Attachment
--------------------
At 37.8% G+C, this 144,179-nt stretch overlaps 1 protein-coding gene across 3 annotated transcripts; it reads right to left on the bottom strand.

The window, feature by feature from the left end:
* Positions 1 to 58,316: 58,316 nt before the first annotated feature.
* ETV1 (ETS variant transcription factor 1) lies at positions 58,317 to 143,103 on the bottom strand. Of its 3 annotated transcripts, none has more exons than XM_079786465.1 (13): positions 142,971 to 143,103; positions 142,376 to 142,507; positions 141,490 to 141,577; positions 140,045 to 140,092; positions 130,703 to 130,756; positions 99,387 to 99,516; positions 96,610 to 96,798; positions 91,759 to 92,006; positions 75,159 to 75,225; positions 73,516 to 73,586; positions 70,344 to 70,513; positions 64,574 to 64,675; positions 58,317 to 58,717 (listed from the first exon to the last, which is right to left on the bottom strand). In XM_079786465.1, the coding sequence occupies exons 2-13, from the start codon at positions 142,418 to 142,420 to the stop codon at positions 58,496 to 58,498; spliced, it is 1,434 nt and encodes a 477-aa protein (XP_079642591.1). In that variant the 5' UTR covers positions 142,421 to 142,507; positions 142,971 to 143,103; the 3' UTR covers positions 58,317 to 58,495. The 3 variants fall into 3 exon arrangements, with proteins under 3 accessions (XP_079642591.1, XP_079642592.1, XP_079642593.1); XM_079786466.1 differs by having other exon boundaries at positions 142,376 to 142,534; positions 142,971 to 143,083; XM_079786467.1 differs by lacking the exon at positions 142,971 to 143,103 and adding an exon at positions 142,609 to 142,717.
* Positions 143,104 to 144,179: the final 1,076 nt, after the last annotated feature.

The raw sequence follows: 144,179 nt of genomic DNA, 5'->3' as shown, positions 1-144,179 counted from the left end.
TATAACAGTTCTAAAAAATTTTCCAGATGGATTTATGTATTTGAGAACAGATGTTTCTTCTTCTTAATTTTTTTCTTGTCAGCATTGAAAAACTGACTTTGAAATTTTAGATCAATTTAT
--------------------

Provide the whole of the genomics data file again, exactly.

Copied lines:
At 37.8% G+C, this 144,179-nt stretch overlaps 1 protein-coding gene across 3 annotated transcripts; it reads right to left on the bottom strand.

The window, feature by feature from the left end:
* Positions 1 to 58,316: 58,316 nt before the first annotated feature.
* ETV1 (ETS variant transcription factor 1) lies at positions 58,317 to 143,103 on the bottom strand. Of its 3 annotated transcripts, none has more exons than XM_079786465.1 (13): positions 142,971 to 143,103; positions 142,376 to 142,507; positions 141,490 to 141,577; positions 140,045 to 140,092; positions 130,703 to 130,756; positions 99,387 to 99,516; positions 96,610 to 96,798; positions 91,759 to 92,006; positions 75,159 to 75,225; positions 73,516 to 73,586; positions 70,344 to 70,513; positions 64,574 to 64,675; positions 58,317 to 58,717 (listed from the first exon to the last, which is right to left on the bottom strand). In XM_079786465.1, the coding sequence occupies exons 2-13, from the start codon at positions 142,418 to 142,420 to the stop codon at positions 58,496 to 58,498; spliced, it is 1,434 nt and encodes a 477-aa protein (XP_079642591.1). In that variant the 5' UTR covers positions 142,421 to 142,507; positions 142,971 to 143,103; the 3' UTR covers positions 58,317 to 58,495. The 3 variants fall into 3 exon arrangements, with proteins under 3 accessions (XP_079642591.1, XP_079642592.1, XP_079642593.1); XM_079786466.1 differs by having other exon boundaries at positions 142,376 to 142,534; positions 142,971 to 143,083; XM_079786467.1 differs by lacking the exon at positions 142,971 to 143,103 and adding an exon at positions 142,609 to 142,717.
* Positions 143,104 to 144,179: the final 1,076 nt, after the last annotated feature.

The raw sequence follows: 144,179 nt of genomic DNA, 5'->3' as shown, positions 1-144,179 counted from the left end.
TATAACAGTTCTAAAAAATTTTCCAGATGGATTTATGTATTTGAGAACAGATGTTTCTTCTTCTTAATTTTTTTCTTGTCAGCATTGAAAAACTGACTTTGAAATTTTAGATCAATTTAT